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  The Role of Cell Fusion in Maintaining and Restoring Cerebellar Function


   Bristol Medical School

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  Dr Kevin Kemp  Applications accepted all year round  Self-Funded PhD Students Only

About the Project

The cerebellum plays a critical role in control and coordination of movements in addition to higher-order functions including cognition and emotional processing. Diseases involving the cerebellum occur relatively commonly in children and adults around the world. Injury can occur via numerous mechanisms including genetic disease, stroke, infection, autoimmune disease, and cancer[1]. Loss of Purkinje neurons (PNs), the output from the cerebellar cortex, is a prominent feature of cerebellar damage. PNs are not generated after birth[2], and their loss is characterised by chronic ataxia, impaired muscle coordination, difficulties with speech, swallowing and eye movements.

Stem cell therapies offer potential to restore neuronal function following cerebellar degeneration. Stem cells derived from the bone marrow (BM) can migrate into the brain and merge (fuse) with damaged PNs[2-4] in both humans and rodent models of neurodegenerative disease. By fusing together, BM-derived cells transfer a healthy nuclei to damaged neurons leading to repair and restoration of function [4]. This biological phenomenon offers a promising pathway to overcome the difficulty of replacing injured neurons, but we understand very little about its mechanism. Here we will characterise how and why cell fusion occurs, with the goal of manipulating it as a novel therapeutic approach to treat neurodegeneration.

Aims and objectives

Aims/objectives: The principle aims of this research project will be to determine the role cell fusion has on maintaining cerebellar function in health and disease and to develop therapeutic strategies that harness cell fusion events to boost Purkinje neuron survival. We will identify the factors that promote cell fusion, and the cellular/molecular pathways by which cell fusion restores neuronal health.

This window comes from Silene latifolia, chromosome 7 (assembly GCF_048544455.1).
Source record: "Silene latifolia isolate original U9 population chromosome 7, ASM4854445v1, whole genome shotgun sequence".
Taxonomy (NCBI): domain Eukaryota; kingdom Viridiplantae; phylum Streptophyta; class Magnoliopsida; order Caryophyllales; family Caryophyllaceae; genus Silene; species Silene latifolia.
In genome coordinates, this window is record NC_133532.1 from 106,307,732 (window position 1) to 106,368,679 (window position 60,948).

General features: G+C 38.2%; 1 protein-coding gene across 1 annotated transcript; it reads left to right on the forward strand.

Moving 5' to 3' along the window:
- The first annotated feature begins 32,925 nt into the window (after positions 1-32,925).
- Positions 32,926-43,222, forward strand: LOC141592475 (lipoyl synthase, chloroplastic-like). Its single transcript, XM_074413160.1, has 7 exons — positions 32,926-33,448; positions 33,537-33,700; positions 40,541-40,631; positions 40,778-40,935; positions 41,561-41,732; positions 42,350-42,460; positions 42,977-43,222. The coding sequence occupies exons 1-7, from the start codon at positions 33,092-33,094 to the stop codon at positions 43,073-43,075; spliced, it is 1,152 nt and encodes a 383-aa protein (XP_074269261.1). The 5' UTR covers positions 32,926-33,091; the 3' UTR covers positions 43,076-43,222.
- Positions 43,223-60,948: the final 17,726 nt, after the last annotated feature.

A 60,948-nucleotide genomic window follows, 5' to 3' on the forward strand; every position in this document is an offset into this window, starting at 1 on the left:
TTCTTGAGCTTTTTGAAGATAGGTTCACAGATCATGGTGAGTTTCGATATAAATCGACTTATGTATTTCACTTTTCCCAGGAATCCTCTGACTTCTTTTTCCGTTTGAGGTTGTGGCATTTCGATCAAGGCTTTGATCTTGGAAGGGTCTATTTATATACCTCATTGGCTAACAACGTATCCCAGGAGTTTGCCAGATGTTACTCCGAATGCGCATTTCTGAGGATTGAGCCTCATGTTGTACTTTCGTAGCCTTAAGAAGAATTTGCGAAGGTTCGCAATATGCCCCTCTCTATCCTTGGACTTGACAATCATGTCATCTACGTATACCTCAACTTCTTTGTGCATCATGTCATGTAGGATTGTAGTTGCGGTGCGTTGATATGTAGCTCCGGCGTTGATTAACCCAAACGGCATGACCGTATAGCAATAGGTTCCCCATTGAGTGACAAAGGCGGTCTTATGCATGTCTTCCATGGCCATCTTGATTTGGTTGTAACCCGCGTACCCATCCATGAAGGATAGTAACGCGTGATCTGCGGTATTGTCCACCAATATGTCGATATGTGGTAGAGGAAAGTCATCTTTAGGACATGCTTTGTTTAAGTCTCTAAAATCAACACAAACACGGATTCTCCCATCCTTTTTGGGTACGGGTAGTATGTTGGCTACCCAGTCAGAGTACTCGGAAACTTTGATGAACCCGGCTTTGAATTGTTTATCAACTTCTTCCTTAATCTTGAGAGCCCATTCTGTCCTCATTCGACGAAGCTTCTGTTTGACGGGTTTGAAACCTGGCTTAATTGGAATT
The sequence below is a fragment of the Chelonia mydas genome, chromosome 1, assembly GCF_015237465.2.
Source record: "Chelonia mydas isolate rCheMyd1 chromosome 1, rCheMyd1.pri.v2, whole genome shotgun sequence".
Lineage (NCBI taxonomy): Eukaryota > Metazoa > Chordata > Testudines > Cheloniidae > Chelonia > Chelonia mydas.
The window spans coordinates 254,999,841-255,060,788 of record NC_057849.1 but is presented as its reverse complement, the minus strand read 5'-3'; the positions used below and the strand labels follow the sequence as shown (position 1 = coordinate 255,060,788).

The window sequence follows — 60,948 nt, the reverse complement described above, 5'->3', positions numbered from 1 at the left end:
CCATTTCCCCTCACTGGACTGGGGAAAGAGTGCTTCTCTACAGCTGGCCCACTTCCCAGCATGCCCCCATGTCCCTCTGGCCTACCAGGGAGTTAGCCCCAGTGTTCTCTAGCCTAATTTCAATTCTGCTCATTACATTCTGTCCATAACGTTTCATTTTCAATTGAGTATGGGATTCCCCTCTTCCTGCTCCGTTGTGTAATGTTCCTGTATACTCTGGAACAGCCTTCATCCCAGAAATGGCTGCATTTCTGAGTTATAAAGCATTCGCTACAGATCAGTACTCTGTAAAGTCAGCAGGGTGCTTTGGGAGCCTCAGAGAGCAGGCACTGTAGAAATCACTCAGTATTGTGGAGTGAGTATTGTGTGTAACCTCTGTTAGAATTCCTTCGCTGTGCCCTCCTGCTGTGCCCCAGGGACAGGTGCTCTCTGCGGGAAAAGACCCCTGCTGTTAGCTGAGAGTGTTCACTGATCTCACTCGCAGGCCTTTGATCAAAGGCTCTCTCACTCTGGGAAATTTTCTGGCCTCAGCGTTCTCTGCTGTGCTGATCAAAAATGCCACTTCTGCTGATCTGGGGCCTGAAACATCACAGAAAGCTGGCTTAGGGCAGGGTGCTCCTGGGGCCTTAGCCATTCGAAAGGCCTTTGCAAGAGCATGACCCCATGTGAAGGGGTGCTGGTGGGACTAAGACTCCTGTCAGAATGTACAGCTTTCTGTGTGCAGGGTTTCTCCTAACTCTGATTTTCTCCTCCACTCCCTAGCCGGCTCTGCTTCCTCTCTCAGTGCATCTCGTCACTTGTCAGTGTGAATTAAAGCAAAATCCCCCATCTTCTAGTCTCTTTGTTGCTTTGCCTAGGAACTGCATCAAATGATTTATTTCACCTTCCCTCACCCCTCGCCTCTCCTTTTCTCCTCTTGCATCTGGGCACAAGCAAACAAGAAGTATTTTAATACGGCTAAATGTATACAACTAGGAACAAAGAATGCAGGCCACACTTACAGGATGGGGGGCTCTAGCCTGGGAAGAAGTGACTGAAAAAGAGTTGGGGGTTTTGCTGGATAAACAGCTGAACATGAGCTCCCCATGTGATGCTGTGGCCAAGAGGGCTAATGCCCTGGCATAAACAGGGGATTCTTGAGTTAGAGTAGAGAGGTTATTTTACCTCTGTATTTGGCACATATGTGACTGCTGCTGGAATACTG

Hypothesis: Cell fusion between bone marrow-derived cells and dysfunctional, damaged, or aging Purkinje neurons acts as a natural biological mechanism to maintain cerebellar function and can be upregulated to combat neurodegeneration.

Methodology

By employing models of aging and cerebellar disease, in combination with state-of-the-art transplantation, genetic modification and imaging techniques, we will study cell fusion in the cerebellum between bone marrow-derived cells and Purkinje neurons. We will use in vivo two-photon imaging to perform real time visualisation of cell fusion events in the brain. This will enable us to monitor neuro-immune interactions, during cell fusion events, in the cerebellar cortex. In addition, we will track neuronal activity post-fusion to define the contribution of cell fusion towards synchronicity and rhythmicity of Purkinje neuron firing and cerebellar function. Using genomic and histological techniques, we will characterise the changes to gene and protein expression in fused cells. We will also explore pharmacological approaches to augment cell fusion in the brain by upregulating molecules that promote cell fusion. This study will help to provide novel insights into how neurons are protected in adult life and lead to the development of therapies that will impact on symptoms and long-term disability in people with cerebellar disease.

Supervisors: Kevin Kemp (primary supervisor), Sian Baker, Dr Paul Chadderton, Dr Elisabeth Meyer

How to apply for this project

This project will be based in Bristol Medical School - Translational Health Sciences in the Faculty of Health Sciences at the University of Bristol. Use this information to search for the relevant programme in our online application system.


Biological Sciences (4) Medicine (26)

References

1. Ashizawa, T. and G. Xia, Ataxia. Continuum (Minneap Minn), 2016. 22(4 Movement Disorders): p. 1208-26.
2. Weimann, J.M., et al., Contribution of transplanted bone marrow cells to Purkinje neurons in human adult brains. Proc Natl Acad Sci U S A, 2003. 100(4): p. 2088-93.
3. Kemp, K.C., et al., Purkinje cell injury, structural plasticity and fusion in patients with Friedreich's ataxia. Acta Neuropathol Commun, 2016. 4(1): p. 53.
4. Kemp, K.C., et al., Aberrant cerebellar Purkinje cell function repaired in vivo by fusion with infiltrating bone marrow-derived cells. Acta Neuropathol, 2018. 135(6): p. 907-921.

Where will I study?

 About the Project